• Did you know that Hindi is taught as an option subject in Meghalaya? You heard it right! Schools in Meghalaya; private, government or religious institutions only teach the students in English language. All the other languages of India like Hindi, Assamese, Bengali, Garo, Khasi, Mizo, Nepali, and Urdu are taught as optional subjects. To regulate the matters of education in the state, the Meghalaya Board of School Education was setup in 1973. This board is majorly responsible for conducting the Secondary School Leaving Certificate (SSLC) and the Higher Secondary School Leaving Certificate (HSSLC) Exams.
  • Meghalaya is an agrarian economy which means the economy of Meghalaya is based upon growing crops and maintaining farmland. Almost 10% of the land in this state is under cultivation on which the 80% of their population survives. One would think that the people of this state would be experts in the subject of Agriculture. But that is not the case! People here make a limited use of modern techniques and therefore yield poor results and low productivity. Due to this a total of 12% of the state population is below poverty line and the state still imports food from other Indian states.
  • In 2018 it was discovered that Meghalaya has the largest sandstone in the world. A 25-day expedition later, scientists found a 24,583-meter-long canal in a cave. It is home to dinosaur fossils as old as 70 million years and you have to crawl through the cave to explore it. This sandstone is situated in the village of Laitsohum in the Mawsynram. Earlier this title belonged to Cueva El Samán in Venezuela but the Meghalaya cave is 6,000 meters longer than this. Meghalaya has 1,650 caves in total out of which only 1,000 have been explored so far.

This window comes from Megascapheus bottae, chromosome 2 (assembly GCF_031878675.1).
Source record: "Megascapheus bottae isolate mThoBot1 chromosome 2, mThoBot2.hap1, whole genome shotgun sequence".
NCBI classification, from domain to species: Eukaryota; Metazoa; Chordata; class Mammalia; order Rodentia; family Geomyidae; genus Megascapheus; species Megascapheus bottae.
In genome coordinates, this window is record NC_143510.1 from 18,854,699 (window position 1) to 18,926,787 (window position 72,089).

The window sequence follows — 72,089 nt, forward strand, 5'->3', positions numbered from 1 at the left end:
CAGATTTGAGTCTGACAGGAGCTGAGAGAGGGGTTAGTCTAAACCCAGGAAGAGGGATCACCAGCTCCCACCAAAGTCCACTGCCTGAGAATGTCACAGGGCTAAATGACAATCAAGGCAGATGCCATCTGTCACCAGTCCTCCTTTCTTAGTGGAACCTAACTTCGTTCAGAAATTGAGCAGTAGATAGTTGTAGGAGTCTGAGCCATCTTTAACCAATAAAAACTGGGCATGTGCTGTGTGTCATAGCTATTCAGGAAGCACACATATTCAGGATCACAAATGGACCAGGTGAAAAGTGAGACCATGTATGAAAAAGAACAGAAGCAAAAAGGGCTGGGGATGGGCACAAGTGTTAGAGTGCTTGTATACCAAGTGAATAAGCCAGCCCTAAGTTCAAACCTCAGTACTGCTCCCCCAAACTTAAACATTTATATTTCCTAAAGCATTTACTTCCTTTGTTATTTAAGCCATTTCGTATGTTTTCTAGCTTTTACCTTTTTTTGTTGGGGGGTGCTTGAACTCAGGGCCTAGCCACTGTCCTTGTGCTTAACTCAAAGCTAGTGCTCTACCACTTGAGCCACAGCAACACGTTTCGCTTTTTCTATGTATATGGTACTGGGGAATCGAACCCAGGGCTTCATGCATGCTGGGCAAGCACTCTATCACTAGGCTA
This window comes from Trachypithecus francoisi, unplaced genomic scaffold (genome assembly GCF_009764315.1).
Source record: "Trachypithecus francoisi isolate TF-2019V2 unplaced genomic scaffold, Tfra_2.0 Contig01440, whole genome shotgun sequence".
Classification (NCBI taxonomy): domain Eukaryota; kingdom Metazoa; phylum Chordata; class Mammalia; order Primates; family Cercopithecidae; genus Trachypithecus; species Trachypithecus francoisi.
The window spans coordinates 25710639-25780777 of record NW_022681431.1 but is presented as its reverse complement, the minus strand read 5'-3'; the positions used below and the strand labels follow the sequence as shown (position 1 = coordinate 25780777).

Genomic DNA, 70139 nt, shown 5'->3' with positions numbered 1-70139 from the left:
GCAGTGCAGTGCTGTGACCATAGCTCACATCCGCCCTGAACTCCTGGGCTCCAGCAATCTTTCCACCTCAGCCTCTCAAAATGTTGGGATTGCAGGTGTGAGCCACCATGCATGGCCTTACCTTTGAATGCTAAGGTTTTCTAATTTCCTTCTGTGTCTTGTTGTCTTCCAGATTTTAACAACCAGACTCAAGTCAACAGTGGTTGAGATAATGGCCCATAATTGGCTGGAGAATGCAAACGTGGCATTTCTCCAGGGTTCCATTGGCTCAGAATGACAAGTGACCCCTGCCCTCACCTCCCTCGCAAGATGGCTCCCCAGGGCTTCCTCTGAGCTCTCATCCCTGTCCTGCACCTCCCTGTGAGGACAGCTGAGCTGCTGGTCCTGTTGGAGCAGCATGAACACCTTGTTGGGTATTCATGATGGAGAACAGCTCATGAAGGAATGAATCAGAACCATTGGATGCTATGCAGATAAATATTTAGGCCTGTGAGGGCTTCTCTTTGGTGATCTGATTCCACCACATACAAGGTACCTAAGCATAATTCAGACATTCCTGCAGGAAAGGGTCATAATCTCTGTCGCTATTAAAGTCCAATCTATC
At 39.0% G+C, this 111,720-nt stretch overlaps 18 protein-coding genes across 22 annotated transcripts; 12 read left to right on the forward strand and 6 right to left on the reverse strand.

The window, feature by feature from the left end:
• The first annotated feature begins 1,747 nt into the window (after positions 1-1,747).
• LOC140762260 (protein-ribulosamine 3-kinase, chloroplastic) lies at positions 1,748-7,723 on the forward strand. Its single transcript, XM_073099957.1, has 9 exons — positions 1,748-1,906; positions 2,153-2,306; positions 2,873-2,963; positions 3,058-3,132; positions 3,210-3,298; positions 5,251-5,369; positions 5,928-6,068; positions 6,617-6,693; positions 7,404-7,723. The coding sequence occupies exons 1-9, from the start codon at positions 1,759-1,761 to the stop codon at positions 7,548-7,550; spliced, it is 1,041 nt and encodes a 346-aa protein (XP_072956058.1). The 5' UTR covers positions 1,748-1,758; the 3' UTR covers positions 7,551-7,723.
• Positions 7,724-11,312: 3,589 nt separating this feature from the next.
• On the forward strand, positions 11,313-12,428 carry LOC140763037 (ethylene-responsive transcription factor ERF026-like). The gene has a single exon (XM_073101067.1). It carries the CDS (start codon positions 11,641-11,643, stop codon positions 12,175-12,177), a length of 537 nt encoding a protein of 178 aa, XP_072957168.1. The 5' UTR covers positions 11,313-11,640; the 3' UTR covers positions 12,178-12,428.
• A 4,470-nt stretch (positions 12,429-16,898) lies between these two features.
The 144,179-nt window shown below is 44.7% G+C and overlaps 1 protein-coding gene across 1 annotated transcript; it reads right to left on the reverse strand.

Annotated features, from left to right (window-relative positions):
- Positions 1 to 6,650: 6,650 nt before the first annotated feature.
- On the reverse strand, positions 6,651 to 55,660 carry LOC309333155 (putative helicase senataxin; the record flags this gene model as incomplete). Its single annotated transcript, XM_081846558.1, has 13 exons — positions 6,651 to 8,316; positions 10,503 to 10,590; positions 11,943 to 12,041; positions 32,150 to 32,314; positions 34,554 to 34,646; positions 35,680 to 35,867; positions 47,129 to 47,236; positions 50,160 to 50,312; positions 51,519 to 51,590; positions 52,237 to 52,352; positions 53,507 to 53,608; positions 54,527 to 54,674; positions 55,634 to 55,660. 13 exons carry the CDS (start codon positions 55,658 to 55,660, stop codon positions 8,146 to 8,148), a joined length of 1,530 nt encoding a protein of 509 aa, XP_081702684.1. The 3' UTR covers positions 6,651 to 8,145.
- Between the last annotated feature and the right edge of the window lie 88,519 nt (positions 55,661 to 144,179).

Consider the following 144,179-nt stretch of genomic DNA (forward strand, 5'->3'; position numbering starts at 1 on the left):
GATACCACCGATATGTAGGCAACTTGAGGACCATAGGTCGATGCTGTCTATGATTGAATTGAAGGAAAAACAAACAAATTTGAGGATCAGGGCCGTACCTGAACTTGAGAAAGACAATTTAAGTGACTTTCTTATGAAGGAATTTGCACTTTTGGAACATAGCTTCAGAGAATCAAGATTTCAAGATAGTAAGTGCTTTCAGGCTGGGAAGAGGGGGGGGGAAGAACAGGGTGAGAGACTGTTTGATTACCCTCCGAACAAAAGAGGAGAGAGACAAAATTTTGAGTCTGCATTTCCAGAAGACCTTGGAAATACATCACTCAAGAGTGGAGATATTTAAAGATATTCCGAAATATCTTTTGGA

• Jhum farming has been an age-old tradition in the Northeastern India including Meghalaya. It involves the process of slashing or burning a patch of forest land destroying dried trees, shrubs and bushes. It is done under the belief that this improves soil quality. Although, in recent times this practice has become a threat to the natural biodiversity of the state as many dense patches of land have been lost because of it. It has become a significant problem in Meghalaya especially as most people depend on agriculture for their livelihood.
  • Meghalaya has one of the largest eco-tourism circuits in India and therefore, benefits a lot from it. A large part of the state’s economy thrives on Meghalaya tourism. Due to the many adventure sports like mountaineering, rock climbing, trekking, and hiking, spelunking and water sports this state has to offer; it is a hit amongst Meghalaya tourist. Meghalaya tour places include Umiam Lake, Cherrapunji, Elephant falls, Dawki, Mawlynnong village, Living Root Bridges, etc. Due to covid, a valid e-invite is necessary to travel to this Indian state.